<p>One more example, which kind of goes with the first one. It's also something I've seen my Master use with me. I was reading something about adults who never seem to learn and it stated, rather kindly I thought, that not to have observed something in one way or on one occasion (or even in one of many ways or on many occasions) is no indication that the person cannot be taught. People can, in fact, be induced by various approaches to expose different facets of themselves to the teacher so that they can eventually learn (I think this passage is subtly suggesting such students can learn by observing themselves, as they really are, in a particular  moment–and the teacher may be able to induce such a state of self-observation.) <br /><br />One approach, that sometimes triggers self-observation seems to be the exact opposite of what our safe, comforting, ego-soothing, pedagogic systems suggest these days. This technique is to, at certain appropriate times, discourage attempts by students to guide their own learning and development. While not applicable universally, I think such an approach has a lot of use with a master teaching a new slave, who may still have a lot of ego and will, to obey Him. I remember, early on, when the "grand ideas" I proposed to Him for serving Him in cool and interesting ways were met with a lukewarm reception and instead I was told to focus on keeping my apartment kitchen spotless. I was initially rather deflated, and, right at that point of disappointment and confusion (why doesn't He recognize how creative, talented, great I am?), I had an opportunity to observe my own disappointment and to see where it was really coming from. I did so, luckily. I faced it and saw an overly large and self-important ego that was being told what its real place and value in life was. I was one of the luckier ones: I recognized what He was doing with me, I immensely appreciated it, and I learned the lesson I needed to learn. Much later, the value of that humble place He imposed upon me actually became the most priceless thing I have, it's a beautiful, crisp autumn mountainside in my soul.</p>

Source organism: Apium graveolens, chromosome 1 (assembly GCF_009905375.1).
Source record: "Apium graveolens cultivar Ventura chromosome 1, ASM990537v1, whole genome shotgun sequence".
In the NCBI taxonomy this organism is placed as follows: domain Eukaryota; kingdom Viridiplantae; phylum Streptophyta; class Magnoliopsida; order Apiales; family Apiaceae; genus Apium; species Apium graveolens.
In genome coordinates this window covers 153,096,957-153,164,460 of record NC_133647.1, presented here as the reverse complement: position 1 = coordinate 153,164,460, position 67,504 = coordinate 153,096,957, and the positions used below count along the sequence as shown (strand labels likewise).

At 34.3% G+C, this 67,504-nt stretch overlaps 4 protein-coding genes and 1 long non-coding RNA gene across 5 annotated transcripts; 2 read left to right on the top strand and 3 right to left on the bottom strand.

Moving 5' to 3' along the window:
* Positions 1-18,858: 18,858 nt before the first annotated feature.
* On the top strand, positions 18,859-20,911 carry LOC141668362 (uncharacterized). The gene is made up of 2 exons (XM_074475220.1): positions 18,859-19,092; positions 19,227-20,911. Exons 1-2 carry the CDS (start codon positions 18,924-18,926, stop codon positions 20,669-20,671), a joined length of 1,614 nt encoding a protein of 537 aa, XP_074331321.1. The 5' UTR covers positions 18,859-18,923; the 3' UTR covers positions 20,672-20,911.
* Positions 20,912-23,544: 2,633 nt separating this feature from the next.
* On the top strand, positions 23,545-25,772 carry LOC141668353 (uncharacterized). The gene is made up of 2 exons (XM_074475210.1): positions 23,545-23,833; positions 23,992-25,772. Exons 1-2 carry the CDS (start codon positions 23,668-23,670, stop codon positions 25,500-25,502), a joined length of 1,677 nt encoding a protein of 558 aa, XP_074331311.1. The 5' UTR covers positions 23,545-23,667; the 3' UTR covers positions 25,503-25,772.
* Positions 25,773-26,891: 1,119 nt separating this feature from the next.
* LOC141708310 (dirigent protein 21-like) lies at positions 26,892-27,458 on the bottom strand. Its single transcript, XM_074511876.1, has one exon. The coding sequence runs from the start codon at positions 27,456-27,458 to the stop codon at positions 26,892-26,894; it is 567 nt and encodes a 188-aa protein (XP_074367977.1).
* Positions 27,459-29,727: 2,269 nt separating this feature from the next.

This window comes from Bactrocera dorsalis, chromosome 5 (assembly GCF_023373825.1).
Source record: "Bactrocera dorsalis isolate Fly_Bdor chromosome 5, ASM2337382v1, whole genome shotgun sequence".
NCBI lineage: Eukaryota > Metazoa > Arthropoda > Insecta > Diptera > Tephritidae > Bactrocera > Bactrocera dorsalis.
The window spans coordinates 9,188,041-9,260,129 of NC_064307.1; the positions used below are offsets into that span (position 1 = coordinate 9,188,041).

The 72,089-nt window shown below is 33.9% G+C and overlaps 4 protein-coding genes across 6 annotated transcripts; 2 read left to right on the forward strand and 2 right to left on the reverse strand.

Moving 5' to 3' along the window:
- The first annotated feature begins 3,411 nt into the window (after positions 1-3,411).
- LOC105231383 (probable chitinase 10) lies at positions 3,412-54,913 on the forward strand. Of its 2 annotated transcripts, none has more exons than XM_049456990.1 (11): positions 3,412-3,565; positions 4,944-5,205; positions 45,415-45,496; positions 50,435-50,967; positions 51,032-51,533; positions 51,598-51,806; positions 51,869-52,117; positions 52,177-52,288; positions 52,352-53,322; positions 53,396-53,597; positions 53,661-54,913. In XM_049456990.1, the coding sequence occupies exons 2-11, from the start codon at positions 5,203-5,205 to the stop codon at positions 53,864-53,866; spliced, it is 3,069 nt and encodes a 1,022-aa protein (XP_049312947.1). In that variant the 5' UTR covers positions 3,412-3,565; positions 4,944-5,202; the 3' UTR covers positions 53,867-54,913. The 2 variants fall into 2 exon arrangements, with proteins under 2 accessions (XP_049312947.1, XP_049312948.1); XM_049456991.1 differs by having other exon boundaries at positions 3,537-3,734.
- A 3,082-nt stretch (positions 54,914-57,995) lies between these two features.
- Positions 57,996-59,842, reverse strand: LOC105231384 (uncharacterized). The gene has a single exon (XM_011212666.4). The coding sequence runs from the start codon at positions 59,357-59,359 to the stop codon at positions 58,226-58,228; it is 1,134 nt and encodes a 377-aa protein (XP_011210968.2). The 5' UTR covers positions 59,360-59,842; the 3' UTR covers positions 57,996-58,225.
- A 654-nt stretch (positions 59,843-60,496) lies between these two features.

<p>But that's getting a bit ahead of the subject. At that early point in time, He improved me greatly by insisting I do the the very little things well, get the so-called "insignificant" and "unromantic" duties down perfect, before I was allowed, ever in careful measure, larger responsibilities. By doing these little things gracefully, carefully, but without patting myself on the back about how graceful I was being, lol, watching what I was doing and watching myself, even criticizing myself, seeing the emotions the activities induced and letting them go… I learned.</p>